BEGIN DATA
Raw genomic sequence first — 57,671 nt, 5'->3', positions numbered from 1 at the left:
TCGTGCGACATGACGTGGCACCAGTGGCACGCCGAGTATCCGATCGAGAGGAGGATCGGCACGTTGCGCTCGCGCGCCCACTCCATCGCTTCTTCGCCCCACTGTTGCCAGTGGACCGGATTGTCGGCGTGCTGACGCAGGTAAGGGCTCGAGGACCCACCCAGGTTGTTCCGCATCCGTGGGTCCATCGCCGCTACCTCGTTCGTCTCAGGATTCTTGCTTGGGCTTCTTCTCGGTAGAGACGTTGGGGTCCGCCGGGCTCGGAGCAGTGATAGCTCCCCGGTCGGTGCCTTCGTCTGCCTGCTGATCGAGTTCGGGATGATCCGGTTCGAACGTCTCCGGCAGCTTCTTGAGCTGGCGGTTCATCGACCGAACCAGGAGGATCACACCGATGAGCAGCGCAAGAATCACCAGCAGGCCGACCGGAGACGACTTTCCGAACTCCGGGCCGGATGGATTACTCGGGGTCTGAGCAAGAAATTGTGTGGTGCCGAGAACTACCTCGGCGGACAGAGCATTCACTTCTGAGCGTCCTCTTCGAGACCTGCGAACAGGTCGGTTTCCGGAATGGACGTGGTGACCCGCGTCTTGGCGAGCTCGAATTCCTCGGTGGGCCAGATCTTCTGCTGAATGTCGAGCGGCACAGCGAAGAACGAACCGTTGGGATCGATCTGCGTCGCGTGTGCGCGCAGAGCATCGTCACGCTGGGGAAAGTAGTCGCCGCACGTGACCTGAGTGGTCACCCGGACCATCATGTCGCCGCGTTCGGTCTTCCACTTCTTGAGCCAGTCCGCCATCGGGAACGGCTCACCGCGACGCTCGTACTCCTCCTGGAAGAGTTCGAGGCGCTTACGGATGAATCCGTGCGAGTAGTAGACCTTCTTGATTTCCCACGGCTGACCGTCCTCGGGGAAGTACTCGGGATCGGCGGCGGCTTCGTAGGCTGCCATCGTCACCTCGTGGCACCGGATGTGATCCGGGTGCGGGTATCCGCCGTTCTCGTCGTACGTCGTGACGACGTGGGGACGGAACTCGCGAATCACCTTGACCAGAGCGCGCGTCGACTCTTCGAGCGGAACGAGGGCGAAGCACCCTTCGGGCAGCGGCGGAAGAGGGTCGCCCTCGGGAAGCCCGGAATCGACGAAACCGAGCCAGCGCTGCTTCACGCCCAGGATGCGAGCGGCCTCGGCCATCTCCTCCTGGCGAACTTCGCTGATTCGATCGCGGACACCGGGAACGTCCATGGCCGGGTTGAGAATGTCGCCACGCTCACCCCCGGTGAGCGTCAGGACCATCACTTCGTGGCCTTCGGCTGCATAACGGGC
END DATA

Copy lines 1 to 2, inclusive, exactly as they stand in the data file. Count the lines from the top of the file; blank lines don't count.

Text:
Raw genomic sequence first — 57,671 nt, 5'->3', positions numbered from 1 at the left:
TCGTGCGACATGACGTGGCACCAGTGGCACGCCGAGTATCCGATCGAGAGGAGGATCGGCACGTTGCGCTCGCGCGCCCACTCCATCGCTTCTTCGCCCCACTGTTGCCAGTGGACCGGATTGTCGGCGTGCTGACGCAGGTAAGGGCTCGAGGACCCACCCAGGTTGTTCCGCATCCGTGGGTCCATCGCCGCTACCTCGTTCGTCTCAGGATTCTTGCTTGGGCTTCTTCTCGGTAGAGACGTTGGGGTCCGCCGGGCTCGGAGCAGTGATAGCTCCCCGGTCGGTGCCTTCGTCTGCCTGCTGATCGAGTTCGGGATGATCCGGTTCGAACGTCTCCGGCAGCTTCTTGAGCTGGCGGTTCATCGACCGAACCAGGAGGATCACACCGATGAGCAGCGCAAGAATCACCAGCAGGCCGACCGGAGACGACTTTCCGAACTCCGGGCCGGATGGATTACTCGGGGTCTGAGCAAGAAATTGTGTGGTGCCGAGAACTACCTCGGCGGACAGAGCATTCACTTCTGAGCGTCCTCTTCGAGACCTGCGAACAGGTCGGTTTCCGGAATGGACGTGGTGACCCGCGTCTTGGCGAGCTCGAATTCCTCGGTGGGCCAGATCTTCTGCTGAATGTCGAGCGGCACAGCGAAGAACGAACCGTTGGGATCGATCTGCGTCGCGTGTGCGCGCAGAGCATCGTCACGCTGGGGAAAGTAGTCGCCGCACGTGACCTGAGTGGTCACCCGGACCATCATGTCGCCGCGTTCGGTCTTCCACTTCTTGAGCCAGTCCGCCATCGGGAACGGCTCACCGCGACGCTCGTACTCCTCCTGGAAGAGTTCGAGGCGCTTACGGATGAATCCGTGCGAGTAGTAGACCTTCTTGATTTCCCACGGCTGACCGTCCTCGGGGAAGTACTCGGGATCGGCGGCGGCTTCGTAGGCTGCCATCGTCACCTCGTGGCACCGGATGTGATCCGGGTGCGGGTATCCGCCGTTCTCGTCGTACGTCGTGACGACGTGGGGACGGAACTCGCGAATCACCTTGACCAGAGCGCGCGTCGACTCTTCGAGCGGAACGAGGGCGAAGCACCCTTCGGGCAGCGGCGGAAGAGGGTCGCCCTCGGGAAGCCCGGAATCGACGAAACCGAGCCAGCGCTGCTTCACGCCCAGGATGCGAGCGGCCTCGGCCATCTCCTCCTGGCGAACTTCGCTGATTCGATCGCGGACACCGGGAACGTCCATGGCCGGGTTGAGAATGTCGCCACGCTCACCCCCGGTGAGCGTCAGGACCATCACTTCGTGGCCTTCGGCTGCATAACGGGC